Multi-level learning in public healthcare medical teams: the role of the social environment

Research output: Contribution to journalArticlepeer-review

Abstract

Purpose: This study explores how individual, dyad and team levels of learning interact in public healthcare medical teams. Design/methodology/approach: A single interpretive case study is carried out in the public Health Service Executive (HSE) in Ireland, involving three rounds of semi-structured interviews with non-consultant hospital doctors (NCHDs), supported by relevant professional documentation and researcher log entries. Findings: An experience hierarchy, interpersonal relationships and social dynamics form the backdrop to learning interactions within public healthcare medical teams. Individual and team learning primarily occur in informal settings where interpreting and developing understanding takes place either in dyads, small groups or with the whole team. NCHD learning may vary depending on how effectively they build interpersonal relationships, take advantage of informal learning opportunities and manage the social dynamics within their team. Willingness and confidence to share insights and asking questions are triggers for individual and team learning. Research limitations/implications: As a single case study focused on the HSE NCHD individual and team learning experience, this research study represents a relatively small exploration of individual and team learning interplay in the public healthcare medical team environment. The development of learning theory in this domain presents an intriguing avenue of further research, including observation of interactions within a team. Practical implications: The findings have practical relevance to those who are interested in the effectiveness of post-graduate/ NCHD learning in the public healthcare system. Interpersonal relationships and social norms play strong roles in how interaction and learning occurs in a team. These findings highlight the challenge of ensuring consistent quality across individual NCHDs or across hospital sites when training is heavily influenced by the approach of senior colleagues/ consultants to their more junior colleagues and the degree to which they take an active interest in NCHD learning. Originality/value: The proposed learning framework is a key theoretical contribution, which draws upon the multi-levels of learning and provides greater insight into how individual, dyad and team learning interact in public healthcare medical teams when managing patient care. The findings have practical relevance in how to facilitate effective teamwork and learning interactions and for those who are interested in the consistency and quality of the training experience for NCHDs.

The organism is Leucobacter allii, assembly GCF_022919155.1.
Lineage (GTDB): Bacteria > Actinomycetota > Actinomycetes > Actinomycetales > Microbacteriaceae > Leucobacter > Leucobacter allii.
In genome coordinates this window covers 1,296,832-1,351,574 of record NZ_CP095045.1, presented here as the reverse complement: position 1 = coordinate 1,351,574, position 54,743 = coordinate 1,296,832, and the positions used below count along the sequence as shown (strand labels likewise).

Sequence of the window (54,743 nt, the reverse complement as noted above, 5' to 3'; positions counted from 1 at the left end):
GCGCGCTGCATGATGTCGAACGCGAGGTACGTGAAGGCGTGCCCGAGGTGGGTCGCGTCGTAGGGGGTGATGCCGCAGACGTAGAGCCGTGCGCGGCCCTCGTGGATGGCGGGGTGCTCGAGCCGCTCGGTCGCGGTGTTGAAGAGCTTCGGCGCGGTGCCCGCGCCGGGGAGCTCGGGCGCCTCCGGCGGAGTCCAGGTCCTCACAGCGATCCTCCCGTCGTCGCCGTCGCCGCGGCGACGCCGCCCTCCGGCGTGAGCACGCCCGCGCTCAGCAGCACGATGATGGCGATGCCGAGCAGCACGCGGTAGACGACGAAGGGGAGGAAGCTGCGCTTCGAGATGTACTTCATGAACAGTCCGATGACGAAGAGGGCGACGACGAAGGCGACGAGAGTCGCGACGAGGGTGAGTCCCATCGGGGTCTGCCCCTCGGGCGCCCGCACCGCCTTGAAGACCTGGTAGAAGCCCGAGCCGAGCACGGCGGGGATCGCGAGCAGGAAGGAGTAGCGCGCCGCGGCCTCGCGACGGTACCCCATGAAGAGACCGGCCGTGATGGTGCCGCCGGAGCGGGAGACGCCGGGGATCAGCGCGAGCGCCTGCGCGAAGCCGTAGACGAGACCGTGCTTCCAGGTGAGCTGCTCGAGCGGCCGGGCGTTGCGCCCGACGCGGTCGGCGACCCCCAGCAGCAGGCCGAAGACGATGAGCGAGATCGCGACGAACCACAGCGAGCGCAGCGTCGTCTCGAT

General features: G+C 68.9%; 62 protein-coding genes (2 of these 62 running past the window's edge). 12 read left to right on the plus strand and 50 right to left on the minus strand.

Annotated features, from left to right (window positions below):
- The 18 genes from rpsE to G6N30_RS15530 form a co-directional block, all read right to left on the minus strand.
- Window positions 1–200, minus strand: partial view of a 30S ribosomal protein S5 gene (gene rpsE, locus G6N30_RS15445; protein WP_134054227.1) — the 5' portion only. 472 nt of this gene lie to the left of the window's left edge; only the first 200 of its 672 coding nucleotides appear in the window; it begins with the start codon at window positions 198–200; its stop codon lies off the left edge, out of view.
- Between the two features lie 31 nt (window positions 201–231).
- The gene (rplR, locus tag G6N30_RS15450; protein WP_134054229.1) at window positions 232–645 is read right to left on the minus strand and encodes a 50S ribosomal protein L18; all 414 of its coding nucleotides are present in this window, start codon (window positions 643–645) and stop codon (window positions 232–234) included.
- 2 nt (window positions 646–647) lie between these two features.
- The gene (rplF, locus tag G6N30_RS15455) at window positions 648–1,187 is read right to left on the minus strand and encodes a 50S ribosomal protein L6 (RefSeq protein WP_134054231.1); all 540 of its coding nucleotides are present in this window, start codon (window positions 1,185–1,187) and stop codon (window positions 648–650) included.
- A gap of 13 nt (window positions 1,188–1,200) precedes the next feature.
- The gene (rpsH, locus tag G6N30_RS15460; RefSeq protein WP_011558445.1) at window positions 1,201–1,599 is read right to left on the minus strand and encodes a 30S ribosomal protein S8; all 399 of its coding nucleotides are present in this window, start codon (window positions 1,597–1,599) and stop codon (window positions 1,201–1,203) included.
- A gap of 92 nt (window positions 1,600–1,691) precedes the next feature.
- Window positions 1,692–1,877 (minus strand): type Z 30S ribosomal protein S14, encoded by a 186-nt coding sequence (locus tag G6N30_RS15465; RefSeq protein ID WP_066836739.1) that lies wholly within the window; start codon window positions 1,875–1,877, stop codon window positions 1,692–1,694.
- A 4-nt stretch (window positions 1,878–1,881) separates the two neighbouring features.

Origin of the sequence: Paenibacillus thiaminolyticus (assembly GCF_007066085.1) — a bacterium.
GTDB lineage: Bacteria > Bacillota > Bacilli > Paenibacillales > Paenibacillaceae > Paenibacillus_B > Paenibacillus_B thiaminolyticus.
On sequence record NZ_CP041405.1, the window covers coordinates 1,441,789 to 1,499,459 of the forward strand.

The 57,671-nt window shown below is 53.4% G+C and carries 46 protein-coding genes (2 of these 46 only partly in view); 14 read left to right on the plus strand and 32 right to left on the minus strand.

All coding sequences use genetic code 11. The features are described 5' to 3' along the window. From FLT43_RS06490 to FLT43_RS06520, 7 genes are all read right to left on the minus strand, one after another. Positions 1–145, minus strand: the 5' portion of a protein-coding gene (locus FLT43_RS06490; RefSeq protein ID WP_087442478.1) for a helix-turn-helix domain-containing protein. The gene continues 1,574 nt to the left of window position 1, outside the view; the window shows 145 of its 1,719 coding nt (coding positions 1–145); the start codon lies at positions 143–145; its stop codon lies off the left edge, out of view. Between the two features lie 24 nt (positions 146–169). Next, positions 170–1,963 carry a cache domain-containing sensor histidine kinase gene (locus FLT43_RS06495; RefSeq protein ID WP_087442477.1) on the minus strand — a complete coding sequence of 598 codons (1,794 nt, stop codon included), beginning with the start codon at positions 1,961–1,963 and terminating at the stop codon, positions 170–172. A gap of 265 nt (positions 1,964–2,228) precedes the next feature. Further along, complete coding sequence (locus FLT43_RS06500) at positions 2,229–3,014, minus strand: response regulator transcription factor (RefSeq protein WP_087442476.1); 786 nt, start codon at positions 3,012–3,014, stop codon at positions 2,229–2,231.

Original languageEnglish
Pages (from-to)88-105
Number of pages18
JournalJournal of Health, Organisation and Management
Volume35
Issue number1
DOIs
Publication statusPublished - 05 Feb 2021

Keywords

  • Healthcare management
  • Individual learning
  • Medical teams
  • Team learning

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